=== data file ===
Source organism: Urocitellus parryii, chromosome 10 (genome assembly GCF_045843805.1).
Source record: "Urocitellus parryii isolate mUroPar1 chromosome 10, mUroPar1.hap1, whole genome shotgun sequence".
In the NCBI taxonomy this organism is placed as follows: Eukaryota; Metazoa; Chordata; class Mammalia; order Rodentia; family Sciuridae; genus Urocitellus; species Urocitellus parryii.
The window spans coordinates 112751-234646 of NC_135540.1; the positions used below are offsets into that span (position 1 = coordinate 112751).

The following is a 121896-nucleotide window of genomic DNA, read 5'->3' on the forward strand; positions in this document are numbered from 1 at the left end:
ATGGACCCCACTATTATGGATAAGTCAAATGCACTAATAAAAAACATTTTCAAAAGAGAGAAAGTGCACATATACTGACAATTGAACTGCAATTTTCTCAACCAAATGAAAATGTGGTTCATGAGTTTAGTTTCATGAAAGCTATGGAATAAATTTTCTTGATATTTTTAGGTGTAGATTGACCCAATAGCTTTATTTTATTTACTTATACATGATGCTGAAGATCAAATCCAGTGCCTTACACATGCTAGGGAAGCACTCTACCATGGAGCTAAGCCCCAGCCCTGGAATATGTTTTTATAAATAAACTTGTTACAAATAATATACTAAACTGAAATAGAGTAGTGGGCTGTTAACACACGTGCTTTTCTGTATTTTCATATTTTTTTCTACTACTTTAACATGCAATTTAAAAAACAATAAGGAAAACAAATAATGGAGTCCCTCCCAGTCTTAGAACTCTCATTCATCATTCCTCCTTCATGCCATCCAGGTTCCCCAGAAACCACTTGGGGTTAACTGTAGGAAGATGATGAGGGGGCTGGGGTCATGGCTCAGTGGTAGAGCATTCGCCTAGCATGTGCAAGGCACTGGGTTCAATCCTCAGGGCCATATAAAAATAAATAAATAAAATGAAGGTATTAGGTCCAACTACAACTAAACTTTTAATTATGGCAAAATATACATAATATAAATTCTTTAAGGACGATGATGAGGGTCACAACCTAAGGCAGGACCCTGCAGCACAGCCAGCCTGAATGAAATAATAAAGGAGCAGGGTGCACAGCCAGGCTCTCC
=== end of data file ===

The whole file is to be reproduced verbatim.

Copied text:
Source organism: Urocitellus parryii, chromosome 10 (genome assembly GCF_045843805.1).
Source record: "Urocitellus parryii isolate mUroPar1 chromosome 10, mUroPar1.hap1, whole genome shotgun sequence".
In the NCBI taxonomy this organism is placed as follows: Eukaryota; Metazoa; Chordata; class Mammalia; order Rodentia; family Sciuridae; genus Urocitellus; species Urocitellus parryii.
The window spans coordinates 112751-234646 of NC_135540.1; the positions used below are offsets into that span (position 1 = coordinate 112751).

The following is a 121896-nucleotide window of genomic DNA, read 5'->3' on the forward strand; positions in this document are numbered from 1 at the left end:
ATGGACCCCACTATTATGGATAAGTCAAATGCACTAATAAAAAACATTTTCAAAAGAGAGAAAGTGCACATATACTGACAATTGAACTGCAATTTTCTCAACCAAATGAAAATGTGGTTCATGAGTTTAGTTTCATGAAAGCTATGGAATAAATTTTCTTGATATTTTTAGGTGTAGATTGACCCAATAGCTTTATTTTATTTACTTATACATGATGCTGAAGATCAAATCCAGTGCCTTACACATGCTAGGGAAGCACTCTACCATGGAGCTAAGCCCCAGCCCTGGAATATGTTTTTATAAATAAACTTGTTACAAATAATATACTAAACTGAAATAGAGTAGTGGGCTGTTAACACACGTGCTTTTCTGTATTTTCATATTTTTTTCTACTACTTTAACATGCAATTTAAAAAACAATAAGGAAAACAAATAATGGAGTCCCTCCCAGTCTTAGAACTCTCATTCATCATTCCTCCTTCATGCCATCCAGGTTCCCCAGAAACCACTTGGGGTTAACTGTAGGAAGATGATGAGGGGGCTGGGGTCATGGCTCAGTGGTAGAGCATTCGCCTAGCATGTGCAAGGCACTGGGTTCAATCCTCAGGGCCATATAAAAATAAATAAATAAAATGAAGGTATTAGGTCCAACTACAACTAAACTTTTAATTATGGCAAAATATACATAATATAAATTCTTTAAGGACGATGATGAGGGTCACAACCTAAGGCAGGACCCTGCAGCACAGCCAGCCTGAATGAAATAATAAAGGAGCAGGGTGCACAGCCAGGCTCTCC